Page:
Monday, November 5, 2012

Haiti, Day One

Today was our first full day in Haiti. As most days are on the mission field, things don't always go as planned. We set out this morning to the Mother Teresa's Missionaries of Charity. The roads are not streets, they are dirt roads with huge rocks and potholes like we've never seen in the States. Every time it rains, which is often, more of the road get flooded and washed away. Before the earthquake in 2010, the roads were bad, now they are even worse.

 The boy on the bike in this picture was leading us to the Mother Teresa's Missionaries of Charity clinic since our driver only had the address of the previous building, which was demolished in the earthquake. People don't stop at gas stations for directions, nor do they use Google maps, they simply pull up to someone on the side of the road and yell out the window, "Do you know where ___ is?" We did this several times before we found this sweet boy who said he would ride his bike and lead us there.

The Mother Teresa Missionaries of Charity Clinic is a hospital for very sick children. These mothers literally wait outside the gate for hours, then continue waiting inside the "waiting room" holding their precious sick babies waiting for just a chance to see one of the sisters (nuns) and medical staff. There are 100 babies staying here, receiving treatment, ranging in age from newborn to about 4 or 5 years old. The babies are kept in 4 different rooms, with the sickest in room 1 to the healthiest in room 4. The sister in charge, Anna Frances, explained that most of the children suffer from malnutrition, but many have other illnesses. They did not allow cameras in there so we are unable to show you pictures, but it was the most heartbreaking thing. We were there during "visiting hours," so the mothers and some fathers are able to come to the clinic and hold their sick babies for several hours then a bell rings and all the babies are put back in the cribs and the parents have to leave for 3 hours. Then they can come back and visit for a few more hours before they have to go home for the night. When the mothers leave the babies, the babies cry and cry, so our team members each grabbed one to try to comfort them. It was absolutely heart wrenching to hear these babies screaming for their mamas, and the mamas having to walk away, wiping tears from their eyes, hoping their child will get better quickly so he can come home.

After the mothers left, we held and fed the children. Since they are so malnourished, they are on a 6 meal a day diet with strict portion control because if they eat too much they will get sick. Some of the women who were working there told us it takes them an hour to feed all the children on most days since they don't have much help, and the babies just sit and cry and wait to be fed. We were able to feed most of them in just 20 minutes. It was so great to be a blessing to these women who work so hard for these babies every day!

Next stop was Child Hope. Child Hope is an organization that was started 8 years ago by Americans, Bill and Susette Manassero. They have a well established program housing over 60 children in the orphanage with a school, and transitional program which teaches the children useful skills to help support themselves as adults.  It is not far from one of the "Tent Cities," where 5,000 people live under tarps that were "dropped" after the earthquake almost THREE YEARS AGO.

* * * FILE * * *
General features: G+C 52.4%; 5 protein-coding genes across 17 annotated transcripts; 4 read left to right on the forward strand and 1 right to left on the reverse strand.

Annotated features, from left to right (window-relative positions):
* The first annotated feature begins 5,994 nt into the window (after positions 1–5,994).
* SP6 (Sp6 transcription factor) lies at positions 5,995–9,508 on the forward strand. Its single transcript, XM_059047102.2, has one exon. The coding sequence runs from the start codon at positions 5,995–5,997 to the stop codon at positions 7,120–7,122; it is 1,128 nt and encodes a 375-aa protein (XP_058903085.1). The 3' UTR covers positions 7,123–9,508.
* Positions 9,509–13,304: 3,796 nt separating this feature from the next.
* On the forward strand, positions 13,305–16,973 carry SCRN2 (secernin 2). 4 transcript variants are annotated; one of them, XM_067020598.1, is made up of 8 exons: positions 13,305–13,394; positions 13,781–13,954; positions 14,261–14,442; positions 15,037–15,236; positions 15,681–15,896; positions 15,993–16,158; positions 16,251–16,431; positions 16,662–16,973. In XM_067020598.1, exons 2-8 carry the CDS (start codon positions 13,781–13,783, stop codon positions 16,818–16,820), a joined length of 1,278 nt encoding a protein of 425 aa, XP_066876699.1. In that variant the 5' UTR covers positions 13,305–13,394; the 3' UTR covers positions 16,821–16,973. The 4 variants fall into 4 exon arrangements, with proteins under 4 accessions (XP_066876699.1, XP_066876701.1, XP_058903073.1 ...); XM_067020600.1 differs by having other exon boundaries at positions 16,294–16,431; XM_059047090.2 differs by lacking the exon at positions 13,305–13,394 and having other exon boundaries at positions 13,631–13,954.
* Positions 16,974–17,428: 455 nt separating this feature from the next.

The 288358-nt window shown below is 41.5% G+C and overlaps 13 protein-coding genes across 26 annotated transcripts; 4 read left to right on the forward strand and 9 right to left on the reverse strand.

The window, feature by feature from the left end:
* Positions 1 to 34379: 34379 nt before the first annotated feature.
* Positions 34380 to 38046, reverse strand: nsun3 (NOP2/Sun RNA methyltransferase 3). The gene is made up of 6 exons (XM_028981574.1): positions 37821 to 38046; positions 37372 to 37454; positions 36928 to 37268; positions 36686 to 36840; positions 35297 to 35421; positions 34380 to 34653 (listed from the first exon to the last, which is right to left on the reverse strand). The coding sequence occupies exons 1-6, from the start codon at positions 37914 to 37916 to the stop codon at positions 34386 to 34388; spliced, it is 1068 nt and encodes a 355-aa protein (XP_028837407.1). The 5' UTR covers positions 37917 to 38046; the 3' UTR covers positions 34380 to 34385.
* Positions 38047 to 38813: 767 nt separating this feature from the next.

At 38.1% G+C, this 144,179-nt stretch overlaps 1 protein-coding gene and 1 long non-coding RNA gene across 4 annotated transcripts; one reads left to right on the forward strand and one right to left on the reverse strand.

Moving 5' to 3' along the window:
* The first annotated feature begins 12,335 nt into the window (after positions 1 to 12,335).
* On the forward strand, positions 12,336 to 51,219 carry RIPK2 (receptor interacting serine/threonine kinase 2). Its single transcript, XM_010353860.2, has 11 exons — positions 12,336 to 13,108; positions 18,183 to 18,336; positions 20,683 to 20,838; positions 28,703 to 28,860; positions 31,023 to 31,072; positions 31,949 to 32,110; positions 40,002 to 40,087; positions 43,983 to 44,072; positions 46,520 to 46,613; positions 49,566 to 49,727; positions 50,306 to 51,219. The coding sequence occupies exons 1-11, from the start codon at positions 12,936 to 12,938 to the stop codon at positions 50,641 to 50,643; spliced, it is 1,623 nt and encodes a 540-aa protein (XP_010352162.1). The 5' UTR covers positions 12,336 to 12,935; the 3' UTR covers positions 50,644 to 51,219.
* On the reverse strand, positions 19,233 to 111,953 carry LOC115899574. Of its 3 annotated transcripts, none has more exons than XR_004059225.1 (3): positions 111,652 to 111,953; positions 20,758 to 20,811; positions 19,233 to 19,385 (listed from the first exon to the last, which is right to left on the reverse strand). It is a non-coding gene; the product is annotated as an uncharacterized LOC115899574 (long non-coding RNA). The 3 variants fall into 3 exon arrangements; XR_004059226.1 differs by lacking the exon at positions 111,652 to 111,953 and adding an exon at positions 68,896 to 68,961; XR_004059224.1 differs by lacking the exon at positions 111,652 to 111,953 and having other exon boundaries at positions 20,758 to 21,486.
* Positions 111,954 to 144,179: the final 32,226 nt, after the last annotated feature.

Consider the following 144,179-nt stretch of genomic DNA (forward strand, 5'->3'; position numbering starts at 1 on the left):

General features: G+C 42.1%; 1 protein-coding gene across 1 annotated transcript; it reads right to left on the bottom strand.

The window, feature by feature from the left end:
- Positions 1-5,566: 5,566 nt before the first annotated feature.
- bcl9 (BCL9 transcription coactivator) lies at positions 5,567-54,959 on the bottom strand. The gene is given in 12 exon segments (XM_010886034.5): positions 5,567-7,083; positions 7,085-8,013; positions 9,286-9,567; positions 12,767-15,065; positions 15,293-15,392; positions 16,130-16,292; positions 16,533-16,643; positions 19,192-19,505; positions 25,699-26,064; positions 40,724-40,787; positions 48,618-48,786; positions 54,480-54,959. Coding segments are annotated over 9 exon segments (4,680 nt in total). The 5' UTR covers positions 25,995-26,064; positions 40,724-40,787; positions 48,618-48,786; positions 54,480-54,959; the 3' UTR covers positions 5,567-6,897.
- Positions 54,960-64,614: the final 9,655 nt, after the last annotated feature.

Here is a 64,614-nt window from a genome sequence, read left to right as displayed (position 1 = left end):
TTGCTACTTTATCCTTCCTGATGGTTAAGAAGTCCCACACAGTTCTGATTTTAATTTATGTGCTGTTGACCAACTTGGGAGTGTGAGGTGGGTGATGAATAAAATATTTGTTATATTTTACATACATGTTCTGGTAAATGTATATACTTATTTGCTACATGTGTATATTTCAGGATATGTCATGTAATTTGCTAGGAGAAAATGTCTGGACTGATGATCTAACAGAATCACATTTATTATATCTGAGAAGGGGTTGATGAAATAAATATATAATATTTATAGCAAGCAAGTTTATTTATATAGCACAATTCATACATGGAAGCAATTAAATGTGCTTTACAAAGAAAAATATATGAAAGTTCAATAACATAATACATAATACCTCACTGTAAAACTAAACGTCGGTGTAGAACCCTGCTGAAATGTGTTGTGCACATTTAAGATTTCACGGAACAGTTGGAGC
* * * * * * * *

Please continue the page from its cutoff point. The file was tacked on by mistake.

They have a feeding program for 150 of these neighborhood kids where they come in and let the children play soccer, sing worship songs, share a Bible story,  fix them a healthy meal, and give them clean water.

We played with them while the food was being prepared.  They brought out a parachute for the kids to play with which they absolutely LOVED.


To maintain order when they begin worship and feeding, they line the kids up by which part of the tent city they come from.


Then they had the team form an assembly line and pass the bowls to the children. One of the awesome things is they have children from the neighborhood who prove themselves and become "helpers." They help pass the food out and keep order. You will see in the pictures they are the ones with the yellow vests.






This little boy was the SWEETEST to his little sister. He sat and fed her with the spoon, gave her his water and waited to eat his own food until she was full. It was so precious!

What a GREAT day! And we are all so glad it didn't go the way WE planned.


On the way back, we got stuck in Haitian traffic for an hour. I don't think we will ever complain about traffic again! Getting ready for tomorrow...when we visit Great Hope Rescue Mission.

3 comments:

  1. You made me cry over your description of the sick babies and the mamas that have to leave them. That is absolutely heart-breaking! God bless you guys for helping and loving on those babies.

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  2. Ugh! I'm so sad I didn't see you on Sunday! But, happy that you got to meet a few of my friends here, at Heartline and Child Hope! I know y'all are being such a blessing to all the places you visit!!

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  3. You stayed at Heartlines!!! I love that place! Missing Haiti! Have a great trip and praying for heart changes while y'all are there!
    -Rachel

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